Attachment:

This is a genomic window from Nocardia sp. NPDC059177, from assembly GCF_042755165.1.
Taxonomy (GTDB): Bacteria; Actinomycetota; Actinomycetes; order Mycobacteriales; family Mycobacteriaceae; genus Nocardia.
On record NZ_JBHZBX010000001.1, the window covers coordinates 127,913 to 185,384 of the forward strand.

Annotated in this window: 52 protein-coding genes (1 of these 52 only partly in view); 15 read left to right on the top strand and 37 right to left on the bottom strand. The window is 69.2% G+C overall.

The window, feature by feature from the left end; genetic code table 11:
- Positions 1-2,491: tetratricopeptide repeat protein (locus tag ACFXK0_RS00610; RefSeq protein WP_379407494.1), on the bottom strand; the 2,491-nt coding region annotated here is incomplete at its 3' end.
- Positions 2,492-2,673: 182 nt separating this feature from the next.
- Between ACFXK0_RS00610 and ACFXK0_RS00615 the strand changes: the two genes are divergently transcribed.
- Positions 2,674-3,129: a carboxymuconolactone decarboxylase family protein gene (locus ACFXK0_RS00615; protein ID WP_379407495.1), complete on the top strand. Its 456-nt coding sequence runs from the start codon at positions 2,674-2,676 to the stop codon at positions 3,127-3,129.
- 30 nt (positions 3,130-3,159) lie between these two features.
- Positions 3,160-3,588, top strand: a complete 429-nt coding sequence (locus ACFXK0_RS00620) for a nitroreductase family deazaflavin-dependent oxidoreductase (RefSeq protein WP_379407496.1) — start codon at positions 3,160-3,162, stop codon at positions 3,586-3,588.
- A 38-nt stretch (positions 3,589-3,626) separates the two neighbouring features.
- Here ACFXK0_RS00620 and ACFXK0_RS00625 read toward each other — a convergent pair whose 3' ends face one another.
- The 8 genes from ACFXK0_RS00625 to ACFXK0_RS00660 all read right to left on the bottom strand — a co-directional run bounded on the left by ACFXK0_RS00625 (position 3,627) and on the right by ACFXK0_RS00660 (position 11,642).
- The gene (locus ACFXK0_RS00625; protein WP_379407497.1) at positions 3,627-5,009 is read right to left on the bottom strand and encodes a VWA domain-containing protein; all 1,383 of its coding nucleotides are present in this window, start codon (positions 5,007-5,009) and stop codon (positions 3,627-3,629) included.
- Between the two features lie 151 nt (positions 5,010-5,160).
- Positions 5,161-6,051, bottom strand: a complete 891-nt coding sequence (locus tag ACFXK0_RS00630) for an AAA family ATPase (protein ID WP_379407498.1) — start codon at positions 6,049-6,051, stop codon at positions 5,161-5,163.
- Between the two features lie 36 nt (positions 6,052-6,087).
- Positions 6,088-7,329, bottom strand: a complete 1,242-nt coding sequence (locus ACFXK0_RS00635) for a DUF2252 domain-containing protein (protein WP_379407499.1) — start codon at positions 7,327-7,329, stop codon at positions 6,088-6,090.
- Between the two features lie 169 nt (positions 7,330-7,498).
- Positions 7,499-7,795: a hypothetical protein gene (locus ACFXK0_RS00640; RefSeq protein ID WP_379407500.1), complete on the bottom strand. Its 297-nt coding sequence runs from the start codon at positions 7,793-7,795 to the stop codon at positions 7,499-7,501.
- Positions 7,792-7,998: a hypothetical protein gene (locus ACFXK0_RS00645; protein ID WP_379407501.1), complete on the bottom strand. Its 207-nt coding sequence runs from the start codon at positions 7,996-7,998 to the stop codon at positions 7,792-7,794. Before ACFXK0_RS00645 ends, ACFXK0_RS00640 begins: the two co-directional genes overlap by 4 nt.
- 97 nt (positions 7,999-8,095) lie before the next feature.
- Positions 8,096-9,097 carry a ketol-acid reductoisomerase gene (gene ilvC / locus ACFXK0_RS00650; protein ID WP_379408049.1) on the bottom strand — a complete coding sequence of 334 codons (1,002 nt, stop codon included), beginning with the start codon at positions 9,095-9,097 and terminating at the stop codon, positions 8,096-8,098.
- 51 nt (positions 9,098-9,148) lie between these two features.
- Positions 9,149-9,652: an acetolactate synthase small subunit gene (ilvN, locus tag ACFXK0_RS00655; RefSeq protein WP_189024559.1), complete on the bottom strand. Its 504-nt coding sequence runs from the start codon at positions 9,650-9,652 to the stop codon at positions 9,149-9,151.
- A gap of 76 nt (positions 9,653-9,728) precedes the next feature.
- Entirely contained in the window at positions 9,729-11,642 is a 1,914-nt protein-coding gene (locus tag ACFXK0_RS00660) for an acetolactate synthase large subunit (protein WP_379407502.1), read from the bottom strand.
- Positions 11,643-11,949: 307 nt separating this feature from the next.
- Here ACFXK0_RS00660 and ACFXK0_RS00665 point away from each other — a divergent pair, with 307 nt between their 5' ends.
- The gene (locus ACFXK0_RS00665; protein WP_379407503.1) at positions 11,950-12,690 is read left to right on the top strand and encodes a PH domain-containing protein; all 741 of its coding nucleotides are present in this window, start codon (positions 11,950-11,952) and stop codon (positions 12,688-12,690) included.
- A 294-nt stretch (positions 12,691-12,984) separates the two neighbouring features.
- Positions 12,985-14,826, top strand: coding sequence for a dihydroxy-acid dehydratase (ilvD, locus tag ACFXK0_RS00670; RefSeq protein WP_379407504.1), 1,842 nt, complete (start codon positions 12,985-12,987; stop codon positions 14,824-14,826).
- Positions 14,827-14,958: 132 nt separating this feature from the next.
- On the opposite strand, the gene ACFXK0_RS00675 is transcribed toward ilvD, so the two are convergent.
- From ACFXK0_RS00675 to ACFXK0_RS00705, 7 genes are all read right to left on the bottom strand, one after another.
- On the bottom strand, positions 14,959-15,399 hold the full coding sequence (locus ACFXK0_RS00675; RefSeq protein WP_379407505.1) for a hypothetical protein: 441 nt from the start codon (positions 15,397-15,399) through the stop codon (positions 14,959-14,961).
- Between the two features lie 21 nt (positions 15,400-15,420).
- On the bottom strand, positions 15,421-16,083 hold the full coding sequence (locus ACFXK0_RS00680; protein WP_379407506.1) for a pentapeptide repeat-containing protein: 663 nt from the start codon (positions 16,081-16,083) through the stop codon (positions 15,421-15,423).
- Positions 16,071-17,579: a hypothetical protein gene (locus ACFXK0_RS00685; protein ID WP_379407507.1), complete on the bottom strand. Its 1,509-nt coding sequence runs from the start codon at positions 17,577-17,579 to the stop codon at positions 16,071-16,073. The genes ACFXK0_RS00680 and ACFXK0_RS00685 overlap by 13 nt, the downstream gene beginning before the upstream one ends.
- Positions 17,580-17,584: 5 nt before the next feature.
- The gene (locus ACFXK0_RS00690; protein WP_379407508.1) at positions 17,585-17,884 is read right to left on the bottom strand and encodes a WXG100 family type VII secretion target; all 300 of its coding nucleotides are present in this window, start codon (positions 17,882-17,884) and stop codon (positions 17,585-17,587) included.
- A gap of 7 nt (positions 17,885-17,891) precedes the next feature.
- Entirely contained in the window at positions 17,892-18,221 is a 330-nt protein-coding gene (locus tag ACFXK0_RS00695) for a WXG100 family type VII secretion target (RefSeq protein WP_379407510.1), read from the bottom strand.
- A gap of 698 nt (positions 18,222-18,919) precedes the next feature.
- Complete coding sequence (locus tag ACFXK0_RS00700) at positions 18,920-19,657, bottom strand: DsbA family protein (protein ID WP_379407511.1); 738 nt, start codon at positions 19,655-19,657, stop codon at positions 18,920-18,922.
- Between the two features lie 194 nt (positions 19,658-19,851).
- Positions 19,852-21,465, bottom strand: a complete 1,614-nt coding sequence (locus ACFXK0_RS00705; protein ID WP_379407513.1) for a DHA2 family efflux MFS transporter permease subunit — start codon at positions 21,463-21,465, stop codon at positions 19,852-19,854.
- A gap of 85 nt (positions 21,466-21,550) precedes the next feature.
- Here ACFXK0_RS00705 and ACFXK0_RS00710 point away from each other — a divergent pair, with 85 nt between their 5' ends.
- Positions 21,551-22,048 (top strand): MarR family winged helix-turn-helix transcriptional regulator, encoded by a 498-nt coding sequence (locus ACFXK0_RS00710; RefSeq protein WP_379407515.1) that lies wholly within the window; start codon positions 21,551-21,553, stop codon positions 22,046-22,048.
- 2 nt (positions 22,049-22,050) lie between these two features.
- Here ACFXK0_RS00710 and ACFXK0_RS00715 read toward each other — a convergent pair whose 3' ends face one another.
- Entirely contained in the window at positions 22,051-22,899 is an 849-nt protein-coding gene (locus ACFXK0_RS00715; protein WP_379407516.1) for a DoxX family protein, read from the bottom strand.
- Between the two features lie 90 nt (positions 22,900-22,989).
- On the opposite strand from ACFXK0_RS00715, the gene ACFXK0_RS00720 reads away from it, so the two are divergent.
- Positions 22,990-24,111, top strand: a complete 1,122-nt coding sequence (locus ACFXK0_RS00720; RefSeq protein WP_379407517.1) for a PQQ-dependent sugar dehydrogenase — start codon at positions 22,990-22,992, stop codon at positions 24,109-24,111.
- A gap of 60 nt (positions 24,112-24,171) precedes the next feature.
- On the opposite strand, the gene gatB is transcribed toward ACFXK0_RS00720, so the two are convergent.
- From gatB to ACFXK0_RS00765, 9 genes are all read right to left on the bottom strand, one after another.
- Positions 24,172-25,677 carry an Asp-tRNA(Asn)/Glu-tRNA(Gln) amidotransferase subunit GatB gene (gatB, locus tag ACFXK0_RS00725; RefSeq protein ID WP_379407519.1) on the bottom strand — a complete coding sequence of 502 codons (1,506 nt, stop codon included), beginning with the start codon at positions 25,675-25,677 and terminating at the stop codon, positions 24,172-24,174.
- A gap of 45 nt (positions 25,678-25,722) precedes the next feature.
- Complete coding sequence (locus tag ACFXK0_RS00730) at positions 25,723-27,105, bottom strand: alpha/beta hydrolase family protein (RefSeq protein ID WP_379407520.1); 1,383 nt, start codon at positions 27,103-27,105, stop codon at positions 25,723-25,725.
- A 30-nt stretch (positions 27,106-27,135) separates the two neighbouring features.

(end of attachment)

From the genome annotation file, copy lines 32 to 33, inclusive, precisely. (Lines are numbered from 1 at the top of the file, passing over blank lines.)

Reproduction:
- A 294-nt stretch (positions 12,691-12,984) separates the two neighbouring features.
- Positions 12,985-14,826, top strand: coding sequence for a dihydroxy-acid dehydratase (ilvD, locus tag ACFXK0_RS00670; RefSeq protein WP_379407504.1), 1,842 nt, complete (start codon positions 12,985-12,987; stop codon positions 14,824-14,826).